When it comes to financial wellbeing in the workplace, think of Me, Me, Me…

November 5, 2020

The MyEva team brings you insightful content on workplace financial wellbeing

When it comes to financial wellbeing in the workplace, think of Me, Me, Me…
If you read articles like the one featured in Time Magazine recently, you will hear about a perspective on Jade’s generation having a ‘me, me, me’ mindset; twenty-somethings with a sense of entitlement and selfishness. Harsh or fair?

One might argue that the ‘me, me, me’ generation simply HAS to be much better at understanding what is most important and prioritising what is best for them, armed with the belief in themselves that they can achieve it. All of this while they are, on average, earning less.

Consider an older person who might worry about paying the rent or mortgage, keeping on top of bills, clearing the credit card every month and saving for a holiday.  A twenty-something in 2020 might also be worrying about those things PLUS servicing crippling student debt whilst saving for a deposit on a home… let’s also factor in a significant lack of earning potential in many sectors thanks to the global pandemic and the post-COVID downturn.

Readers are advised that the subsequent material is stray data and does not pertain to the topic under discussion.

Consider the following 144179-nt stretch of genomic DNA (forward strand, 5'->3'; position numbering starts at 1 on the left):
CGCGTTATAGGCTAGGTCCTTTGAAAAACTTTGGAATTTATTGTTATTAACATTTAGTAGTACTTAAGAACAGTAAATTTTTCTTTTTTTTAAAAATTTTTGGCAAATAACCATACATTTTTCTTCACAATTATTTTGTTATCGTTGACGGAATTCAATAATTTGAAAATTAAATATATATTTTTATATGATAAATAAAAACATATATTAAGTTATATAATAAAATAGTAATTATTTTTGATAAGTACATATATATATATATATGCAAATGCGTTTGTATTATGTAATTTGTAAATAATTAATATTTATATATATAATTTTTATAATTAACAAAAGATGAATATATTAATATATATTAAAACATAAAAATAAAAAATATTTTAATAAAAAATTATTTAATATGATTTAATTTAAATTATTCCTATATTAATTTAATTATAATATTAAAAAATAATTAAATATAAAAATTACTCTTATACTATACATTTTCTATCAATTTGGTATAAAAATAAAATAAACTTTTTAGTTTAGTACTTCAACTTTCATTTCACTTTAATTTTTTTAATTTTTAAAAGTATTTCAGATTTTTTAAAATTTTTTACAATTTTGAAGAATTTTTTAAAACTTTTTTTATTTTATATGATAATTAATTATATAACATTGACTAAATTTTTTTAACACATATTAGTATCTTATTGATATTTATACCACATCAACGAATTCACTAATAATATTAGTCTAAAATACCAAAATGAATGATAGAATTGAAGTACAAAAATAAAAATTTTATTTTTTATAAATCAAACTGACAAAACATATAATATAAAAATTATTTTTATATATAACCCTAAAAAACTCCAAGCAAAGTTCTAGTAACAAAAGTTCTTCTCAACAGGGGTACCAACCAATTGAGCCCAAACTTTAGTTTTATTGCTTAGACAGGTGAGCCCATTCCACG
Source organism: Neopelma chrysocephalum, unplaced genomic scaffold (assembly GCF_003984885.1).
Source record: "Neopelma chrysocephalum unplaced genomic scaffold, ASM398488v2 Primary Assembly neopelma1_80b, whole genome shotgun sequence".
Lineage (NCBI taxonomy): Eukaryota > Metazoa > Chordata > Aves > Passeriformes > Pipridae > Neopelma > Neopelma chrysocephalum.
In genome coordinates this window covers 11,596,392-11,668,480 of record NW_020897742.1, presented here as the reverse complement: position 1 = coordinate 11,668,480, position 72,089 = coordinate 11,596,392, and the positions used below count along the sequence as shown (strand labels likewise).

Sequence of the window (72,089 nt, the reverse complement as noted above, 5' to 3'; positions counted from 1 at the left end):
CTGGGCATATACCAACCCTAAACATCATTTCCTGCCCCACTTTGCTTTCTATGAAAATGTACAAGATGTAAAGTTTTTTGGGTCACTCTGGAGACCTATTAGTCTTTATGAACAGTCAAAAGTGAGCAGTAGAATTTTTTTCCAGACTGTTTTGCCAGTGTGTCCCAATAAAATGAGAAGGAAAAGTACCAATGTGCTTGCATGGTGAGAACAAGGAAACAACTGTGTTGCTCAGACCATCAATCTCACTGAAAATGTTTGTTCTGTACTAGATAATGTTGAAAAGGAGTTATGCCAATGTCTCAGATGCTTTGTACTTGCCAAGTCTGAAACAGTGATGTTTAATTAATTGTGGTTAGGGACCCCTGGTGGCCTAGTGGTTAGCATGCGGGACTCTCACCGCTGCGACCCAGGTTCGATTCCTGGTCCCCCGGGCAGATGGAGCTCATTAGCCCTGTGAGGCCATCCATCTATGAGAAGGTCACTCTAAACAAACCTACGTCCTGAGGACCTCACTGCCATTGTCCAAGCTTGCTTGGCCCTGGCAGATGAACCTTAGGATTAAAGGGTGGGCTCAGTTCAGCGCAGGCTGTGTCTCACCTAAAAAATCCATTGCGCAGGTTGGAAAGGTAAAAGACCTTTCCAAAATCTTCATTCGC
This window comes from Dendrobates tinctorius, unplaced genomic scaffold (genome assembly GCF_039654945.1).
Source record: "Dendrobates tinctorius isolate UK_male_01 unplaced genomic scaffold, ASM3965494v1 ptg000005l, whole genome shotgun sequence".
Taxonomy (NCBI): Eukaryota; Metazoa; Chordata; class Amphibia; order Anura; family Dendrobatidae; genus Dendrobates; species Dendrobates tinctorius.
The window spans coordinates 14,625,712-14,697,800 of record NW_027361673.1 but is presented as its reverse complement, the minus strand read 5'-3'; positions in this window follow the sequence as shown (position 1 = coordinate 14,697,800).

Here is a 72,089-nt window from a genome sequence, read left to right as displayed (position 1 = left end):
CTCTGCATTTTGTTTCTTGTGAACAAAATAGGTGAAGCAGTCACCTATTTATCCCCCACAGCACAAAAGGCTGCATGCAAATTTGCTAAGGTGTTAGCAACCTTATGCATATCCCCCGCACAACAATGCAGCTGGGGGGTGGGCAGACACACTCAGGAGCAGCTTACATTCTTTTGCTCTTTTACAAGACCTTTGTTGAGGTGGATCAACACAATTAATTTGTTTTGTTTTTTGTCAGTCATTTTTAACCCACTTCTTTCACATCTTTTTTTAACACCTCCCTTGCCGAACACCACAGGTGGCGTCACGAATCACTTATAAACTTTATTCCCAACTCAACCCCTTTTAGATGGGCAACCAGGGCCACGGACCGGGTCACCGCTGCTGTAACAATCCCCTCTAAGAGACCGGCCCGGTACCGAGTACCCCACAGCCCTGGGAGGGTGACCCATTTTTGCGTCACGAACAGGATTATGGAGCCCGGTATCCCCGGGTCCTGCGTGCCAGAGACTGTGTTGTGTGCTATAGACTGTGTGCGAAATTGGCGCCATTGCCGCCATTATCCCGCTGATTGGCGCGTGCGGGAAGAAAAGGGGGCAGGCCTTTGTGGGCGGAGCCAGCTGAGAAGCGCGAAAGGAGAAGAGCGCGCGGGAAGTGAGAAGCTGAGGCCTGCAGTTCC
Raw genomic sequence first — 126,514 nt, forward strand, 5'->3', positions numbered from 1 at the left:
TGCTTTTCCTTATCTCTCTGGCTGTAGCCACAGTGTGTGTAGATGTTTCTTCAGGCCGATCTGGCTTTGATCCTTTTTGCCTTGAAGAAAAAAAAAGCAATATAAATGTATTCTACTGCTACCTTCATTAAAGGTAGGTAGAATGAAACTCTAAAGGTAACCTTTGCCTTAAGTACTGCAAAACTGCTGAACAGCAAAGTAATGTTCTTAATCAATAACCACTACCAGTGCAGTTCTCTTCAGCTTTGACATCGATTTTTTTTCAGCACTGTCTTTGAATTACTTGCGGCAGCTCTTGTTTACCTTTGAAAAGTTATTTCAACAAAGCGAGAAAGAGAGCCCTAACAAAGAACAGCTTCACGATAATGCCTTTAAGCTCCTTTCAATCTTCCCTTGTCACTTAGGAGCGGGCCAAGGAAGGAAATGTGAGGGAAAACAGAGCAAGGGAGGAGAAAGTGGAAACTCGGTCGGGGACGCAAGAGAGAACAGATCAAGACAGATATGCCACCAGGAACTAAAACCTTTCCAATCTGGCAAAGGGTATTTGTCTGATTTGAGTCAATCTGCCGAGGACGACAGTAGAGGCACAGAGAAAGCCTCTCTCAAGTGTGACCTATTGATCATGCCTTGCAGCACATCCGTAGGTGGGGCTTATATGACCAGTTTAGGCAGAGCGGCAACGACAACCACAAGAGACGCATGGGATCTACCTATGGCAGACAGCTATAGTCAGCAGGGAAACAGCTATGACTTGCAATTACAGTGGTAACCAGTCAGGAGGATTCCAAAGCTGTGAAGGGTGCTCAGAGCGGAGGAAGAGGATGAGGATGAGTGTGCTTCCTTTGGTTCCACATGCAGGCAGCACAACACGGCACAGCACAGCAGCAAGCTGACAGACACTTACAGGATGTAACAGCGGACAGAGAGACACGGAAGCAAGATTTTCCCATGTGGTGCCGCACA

Whilst also facing unachievable carrots dangled of ‘Instagram realities’ that are unrealistic for a normal human being to achieve, that’s a lot to handle on your own. No young person is going to want to get into debt, but many like to live in the moment  – and why not? There’s not a lot of incentive to think about the future as the financial services industry is still using old terminology that doesn’t resonate with them.

It’s apparent that many young people would not class themselves as typical clients for a financial adviser either, thinking that advisers are more likely to want to talk about (yawn) pensions, savings (or investments worse still), which might, dare we suggest, sometimes sound quite dull, UNTIL you realise what these things can do for your life, your hopes, your dreams of the future. With this in mind, we asked Jade, 23, Sales Executive for MyEva, what she thinks is important to Gen Z when it comes to money matters how she would describe herself: